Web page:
Steven Alter is Professor of Information Systems at the University of San Francisco, and holds a B.S. in mathematics from MIT and a Ph.D. from MIT's Sloan School of Management. He extended his 1975 Ph.D. thesis into one of the first books on decision support systems. After teaching at the University of Southern California he served for eight years as co-founder and Vice President of Consilium, a manufacturing software firm that went public in 1989 and was acquired by Applied Materials in 1998. His many roles at Consilium included starting departments for customer service, training, documentation, technical support, and product management. Upon returning to academia, he wrote an information systems textbook whose fourth edition was published in 2002 with a new title, Information Systems: Foundation of E-business. His articles have appeared in Harvard Business Review, Sloan Management Review, MIS Quarterly, European Journal of Information Systems, Decision Support Systems, Interfaces, Communications of the ACM, Communications of the AIS, CIO Insight, Futures, The Futurist, and many conference transactions.
His interest in trying to boost the odds of IT success stemmed from previous experience in the manufacturing software firm Consilium, some of whose customers and staff might have benefited from an organized method for exploring the relationship between software features and work practices.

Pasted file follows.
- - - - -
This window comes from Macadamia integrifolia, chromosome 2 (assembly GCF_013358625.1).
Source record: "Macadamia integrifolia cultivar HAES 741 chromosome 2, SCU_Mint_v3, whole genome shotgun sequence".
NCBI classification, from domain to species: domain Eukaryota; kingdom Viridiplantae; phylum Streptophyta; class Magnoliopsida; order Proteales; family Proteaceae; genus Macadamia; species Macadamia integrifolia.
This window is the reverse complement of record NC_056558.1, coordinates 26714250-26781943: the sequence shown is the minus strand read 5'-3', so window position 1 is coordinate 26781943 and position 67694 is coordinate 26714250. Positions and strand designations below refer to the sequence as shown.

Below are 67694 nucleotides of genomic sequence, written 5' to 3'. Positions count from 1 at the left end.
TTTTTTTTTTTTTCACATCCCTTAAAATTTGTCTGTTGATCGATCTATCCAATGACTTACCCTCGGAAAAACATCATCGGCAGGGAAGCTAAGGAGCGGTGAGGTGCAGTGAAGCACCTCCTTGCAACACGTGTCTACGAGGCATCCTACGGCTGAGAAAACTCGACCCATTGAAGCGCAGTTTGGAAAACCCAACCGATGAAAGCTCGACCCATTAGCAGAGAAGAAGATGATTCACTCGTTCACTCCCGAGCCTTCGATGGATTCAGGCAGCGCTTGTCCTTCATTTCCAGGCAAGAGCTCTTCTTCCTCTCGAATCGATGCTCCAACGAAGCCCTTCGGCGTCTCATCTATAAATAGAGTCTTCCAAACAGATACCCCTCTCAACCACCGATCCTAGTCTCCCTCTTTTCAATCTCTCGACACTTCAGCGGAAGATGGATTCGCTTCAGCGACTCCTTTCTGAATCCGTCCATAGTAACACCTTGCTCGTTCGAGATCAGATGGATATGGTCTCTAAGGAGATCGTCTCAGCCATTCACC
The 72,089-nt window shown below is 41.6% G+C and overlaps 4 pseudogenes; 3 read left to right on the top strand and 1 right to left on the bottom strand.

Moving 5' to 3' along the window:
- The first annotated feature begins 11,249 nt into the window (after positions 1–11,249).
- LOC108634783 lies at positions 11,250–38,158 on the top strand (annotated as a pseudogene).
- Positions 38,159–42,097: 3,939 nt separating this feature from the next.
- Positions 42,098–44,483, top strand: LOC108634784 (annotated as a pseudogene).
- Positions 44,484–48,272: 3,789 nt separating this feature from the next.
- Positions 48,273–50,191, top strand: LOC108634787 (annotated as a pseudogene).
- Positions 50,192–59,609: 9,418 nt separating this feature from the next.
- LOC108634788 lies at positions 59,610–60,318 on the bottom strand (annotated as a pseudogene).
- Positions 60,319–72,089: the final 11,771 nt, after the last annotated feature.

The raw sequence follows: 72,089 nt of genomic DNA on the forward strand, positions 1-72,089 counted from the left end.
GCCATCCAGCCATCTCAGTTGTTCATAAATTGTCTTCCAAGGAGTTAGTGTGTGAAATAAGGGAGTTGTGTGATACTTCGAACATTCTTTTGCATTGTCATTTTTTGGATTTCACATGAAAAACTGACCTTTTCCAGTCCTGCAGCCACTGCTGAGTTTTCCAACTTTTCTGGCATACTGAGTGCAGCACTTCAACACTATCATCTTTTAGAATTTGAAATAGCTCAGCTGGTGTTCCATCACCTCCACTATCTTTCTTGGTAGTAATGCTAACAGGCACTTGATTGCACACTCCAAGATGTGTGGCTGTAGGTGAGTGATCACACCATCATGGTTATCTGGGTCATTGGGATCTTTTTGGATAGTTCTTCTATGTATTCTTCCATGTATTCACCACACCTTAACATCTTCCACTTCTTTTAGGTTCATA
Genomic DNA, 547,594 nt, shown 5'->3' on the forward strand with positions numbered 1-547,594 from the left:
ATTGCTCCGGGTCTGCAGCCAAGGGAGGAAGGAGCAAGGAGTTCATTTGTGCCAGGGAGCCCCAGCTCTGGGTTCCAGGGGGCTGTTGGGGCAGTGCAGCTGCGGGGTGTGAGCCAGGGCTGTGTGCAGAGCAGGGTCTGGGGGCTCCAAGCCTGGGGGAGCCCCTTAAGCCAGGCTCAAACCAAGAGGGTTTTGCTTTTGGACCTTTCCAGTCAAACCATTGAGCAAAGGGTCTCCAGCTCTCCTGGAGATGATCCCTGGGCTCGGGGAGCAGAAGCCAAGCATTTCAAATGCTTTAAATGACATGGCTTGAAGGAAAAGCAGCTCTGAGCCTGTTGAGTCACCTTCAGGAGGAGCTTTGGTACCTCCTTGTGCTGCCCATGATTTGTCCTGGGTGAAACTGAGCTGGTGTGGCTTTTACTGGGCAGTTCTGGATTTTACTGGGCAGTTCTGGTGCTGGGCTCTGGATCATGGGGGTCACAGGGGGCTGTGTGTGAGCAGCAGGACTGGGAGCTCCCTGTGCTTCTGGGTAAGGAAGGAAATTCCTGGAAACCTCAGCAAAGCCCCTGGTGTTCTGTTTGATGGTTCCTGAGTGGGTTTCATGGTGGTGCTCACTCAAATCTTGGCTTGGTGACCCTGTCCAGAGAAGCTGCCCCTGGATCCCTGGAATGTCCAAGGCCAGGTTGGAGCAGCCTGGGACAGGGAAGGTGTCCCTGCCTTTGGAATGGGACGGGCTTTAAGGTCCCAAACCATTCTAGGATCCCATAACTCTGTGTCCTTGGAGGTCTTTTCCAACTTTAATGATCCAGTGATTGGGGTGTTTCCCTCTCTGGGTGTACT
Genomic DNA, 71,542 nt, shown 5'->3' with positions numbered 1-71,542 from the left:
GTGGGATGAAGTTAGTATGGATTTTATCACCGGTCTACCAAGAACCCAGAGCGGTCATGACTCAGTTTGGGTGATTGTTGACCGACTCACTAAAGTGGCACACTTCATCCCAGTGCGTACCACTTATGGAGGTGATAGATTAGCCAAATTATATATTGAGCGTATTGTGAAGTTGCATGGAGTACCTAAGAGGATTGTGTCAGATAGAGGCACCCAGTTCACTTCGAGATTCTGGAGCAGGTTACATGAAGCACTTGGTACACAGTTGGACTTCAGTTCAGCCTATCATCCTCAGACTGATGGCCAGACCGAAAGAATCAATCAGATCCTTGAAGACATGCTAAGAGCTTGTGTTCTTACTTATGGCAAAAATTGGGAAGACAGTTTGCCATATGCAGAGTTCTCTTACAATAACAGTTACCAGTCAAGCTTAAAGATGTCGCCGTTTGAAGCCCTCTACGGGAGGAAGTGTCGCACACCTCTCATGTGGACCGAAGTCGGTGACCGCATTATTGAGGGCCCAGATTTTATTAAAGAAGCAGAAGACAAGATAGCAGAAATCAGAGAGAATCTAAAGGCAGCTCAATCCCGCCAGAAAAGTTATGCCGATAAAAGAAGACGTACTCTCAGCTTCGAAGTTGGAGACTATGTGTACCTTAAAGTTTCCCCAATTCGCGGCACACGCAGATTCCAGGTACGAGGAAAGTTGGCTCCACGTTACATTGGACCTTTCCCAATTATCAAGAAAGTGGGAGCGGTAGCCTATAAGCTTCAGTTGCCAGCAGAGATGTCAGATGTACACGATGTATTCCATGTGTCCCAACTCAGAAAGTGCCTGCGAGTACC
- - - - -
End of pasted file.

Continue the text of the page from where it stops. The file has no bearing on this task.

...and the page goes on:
The importance of focusing on work systems became apparent after several years of using student papers on real world information systems to test successive versions of methods for thinking about systems from a business viewpoint. Around 1997 he suddenly realized that he, the professor, had been confused about what system the students should be analyzing. Business professionals (as exemplified by these employed MBA and EMBA students) thinking about information systems should not start by describing or analyzing the information system or the technology it uses. Instead, they should start by describing the work system and identifying its shortcomings, opportunities, and goals for improvement. Their analysis should focus on improving work system performance, not on fixing information systems. The necessary changes in the information system would emerge from the analysis, as would other work system changes unrelated to the information system but necessary before information system improvements could succeed.
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